Community Meeting 17 Jan 2006
- Reactions to the Fogel book
- How to enroll interested participants
- Capturing FAQs, avoiding losing people
- What do we call our different communities
- How do we relate to public negative comments?
- Can we reach out to groups who won't approach us themselves
- Be aware of echo chamber, get broader feedback
- What is our organizational commitment to transparency and decision making authority outside osaf walls?
- Articulate writing can be painful, do it anyway
- Participant contributions needn't be valued equally
- Can "outsiders" earn authority?
- What scope is credibility "spendable" in?
- Forum for community development ideas?
Q: What stuck out when you read the book?
- comparisons between different open source projects -- put that on the table
- no secret formula: suggestions of what has and hasn't worked well
- a lot of individuality, different projects are different
- also read sun book
- try and avoid distinctions between staff and outsiders
- make procedures and processes clear
- osaf vs project (cosmo, scooby)
- two hundred bases, you should step on most of them
- felt like osaf was doing a good job
- Easier to make decisions, people in a room -- less efficient to do it on mailing lists -- frustrating to write up email, wait for no one to respond to it, then make decision 3 days later
Q: How are we doing as an open source project?
- people looking for basic information, they have trouble finding it
Q: Should we take the same approach across the projects? (e.g. contributor license)
- already have different licenses
- some things would make sense to not duplicate
- project is shaped by individuals, so expect projects to have slightly different flavors
- some prefer to leave mechanics up to individual projects
- could share legal template
- clearly defined where we can wiggle and where we can't
Q: How to respond when someone asks what process they should follow when engaging with the project?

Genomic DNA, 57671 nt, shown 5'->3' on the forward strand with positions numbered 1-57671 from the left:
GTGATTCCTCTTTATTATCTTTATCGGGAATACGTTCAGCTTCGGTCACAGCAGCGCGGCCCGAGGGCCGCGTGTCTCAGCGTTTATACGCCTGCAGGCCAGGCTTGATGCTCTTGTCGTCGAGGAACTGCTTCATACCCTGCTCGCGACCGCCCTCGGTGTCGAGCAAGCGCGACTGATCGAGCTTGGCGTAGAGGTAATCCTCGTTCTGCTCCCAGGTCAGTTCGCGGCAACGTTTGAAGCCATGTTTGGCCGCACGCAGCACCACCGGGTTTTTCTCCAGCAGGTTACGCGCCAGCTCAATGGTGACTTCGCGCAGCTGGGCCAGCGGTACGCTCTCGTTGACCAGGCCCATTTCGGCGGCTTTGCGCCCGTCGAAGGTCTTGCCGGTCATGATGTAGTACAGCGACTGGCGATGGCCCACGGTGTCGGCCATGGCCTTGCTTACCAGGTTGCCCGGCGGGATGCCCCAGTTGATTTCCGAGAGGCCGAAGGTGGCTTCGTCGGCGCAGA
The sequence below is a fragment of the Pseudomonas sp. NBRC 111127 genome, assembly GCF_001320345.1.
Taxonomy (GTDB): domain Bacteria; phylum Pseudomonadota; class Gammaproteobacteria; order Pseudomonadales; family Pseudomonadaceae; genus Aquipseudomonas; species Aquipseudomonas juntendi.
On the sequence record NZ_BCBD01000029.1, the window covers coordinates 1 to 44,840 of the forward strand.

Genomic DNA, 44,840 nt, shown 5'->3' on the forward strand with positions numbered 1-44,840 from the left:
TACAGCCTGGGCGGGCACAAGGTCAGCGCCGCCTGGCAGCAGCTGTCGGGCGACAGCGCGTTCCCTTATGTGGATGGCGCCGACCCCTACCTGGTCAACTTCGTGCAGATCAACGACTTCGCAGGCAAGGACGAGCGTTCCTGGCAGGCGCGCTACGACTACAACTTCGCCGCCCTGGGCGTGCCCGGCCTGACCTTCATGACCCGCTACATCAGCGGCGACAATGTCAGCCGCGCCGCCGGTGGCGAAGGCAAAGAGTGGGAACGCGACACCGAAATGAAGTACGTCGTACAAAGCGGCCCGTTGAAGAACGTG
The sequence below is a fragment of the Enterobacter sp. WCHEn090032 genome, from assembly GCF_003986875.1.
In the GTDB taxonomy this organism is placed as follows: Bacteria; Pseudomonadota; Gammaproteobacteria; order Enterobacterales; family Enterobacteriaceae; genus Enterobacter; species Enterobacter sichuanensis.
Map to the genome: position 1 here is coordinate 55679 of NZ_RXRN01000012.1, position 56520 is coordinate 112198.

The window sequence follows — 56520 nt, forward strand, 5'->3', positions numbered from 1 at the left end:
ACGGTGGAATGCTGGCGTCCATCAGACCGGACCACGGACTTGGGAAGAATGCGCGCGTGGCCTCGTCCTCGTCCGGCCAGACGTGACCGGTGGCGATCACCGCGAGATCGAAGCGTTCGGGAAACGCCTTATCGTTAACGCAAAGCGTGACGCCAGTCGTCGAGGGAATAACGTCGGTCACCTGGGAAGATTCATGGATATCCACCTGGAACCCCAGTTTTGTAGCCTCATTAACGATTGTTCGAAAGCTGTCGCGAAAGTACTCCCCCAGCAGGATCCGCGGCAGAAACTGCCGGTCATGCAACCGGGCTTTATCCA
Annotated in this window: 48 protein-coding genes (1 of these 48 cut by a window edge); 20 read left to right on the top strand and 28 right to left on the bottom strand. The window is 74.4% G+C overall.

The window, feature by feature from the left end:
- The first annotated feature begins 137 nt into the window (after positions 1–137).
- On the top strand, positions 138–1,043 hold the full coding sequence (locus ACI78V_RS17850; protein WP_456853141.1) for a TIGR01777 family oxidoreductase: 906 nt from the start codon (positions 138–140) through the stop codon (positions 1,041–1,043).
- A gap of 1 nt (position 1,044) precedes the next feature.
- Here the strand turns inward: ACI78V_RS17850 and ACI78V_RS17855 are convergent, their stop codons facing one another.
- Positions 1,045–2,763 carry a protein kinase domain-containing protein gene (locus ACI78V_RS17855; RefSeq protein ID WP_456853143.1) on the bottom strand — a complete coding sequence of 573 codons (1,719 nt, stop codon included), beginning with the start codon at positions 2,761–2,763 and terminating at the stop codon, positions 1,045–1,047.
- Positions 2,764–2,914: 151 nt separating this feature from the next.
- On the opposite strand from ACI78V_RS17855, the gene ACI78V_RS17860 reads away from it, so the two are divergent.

- Cosmo has a pressing need, a potential volunteer asking for this information
- Ted is a resource for all projects, his role is as knowledge transfer agent
- It would be satifsying to have a checklist of what needs to be done by each project
Q: People are showing up in irc at off hours and its clear that they don't know where to find information.
- We are looking at overhauling information architecture of website and wiki.
- We have agreement that we could use some help (like mozilla developer site), get someone to help lead a similar kind of effort.
- Structured brainstorm, workshop meeting, open meeting, Ted and Jared are putting it together.
- We can take measures in the interim, including collaborating on a FAQ.
- Make it easy for people to know the canonical place to find information.
Q: Have we defined what our community is?
- people interested in anything open source
- people who are negative about the project and want to bring it down
- translators (not developers)
Q: Is there a problem with people being negative about the project?
- We can responding efficiently in forums to prevent a negative bubble.
- Perhaps ignore non substantive comments
- coordinated, factual response
- mixed feelings about responding to negative comments
- pr is everyone's responsibility
Q: Should we be preventing unrealistic expectations?
- the more polished our website, more expectation that we have a polished product
- make level of polish on materials, website match polish of project
Q: How do we define the community we want and seek out those people?
- Perhaps any negative reaction is happening in a contained community that is sort of incestuous, only a small microcosm.
- We've attracted some pim enthusiasts -- some don't have problems they are trying to solve with information management but enjoy thinking about it at an abstract level.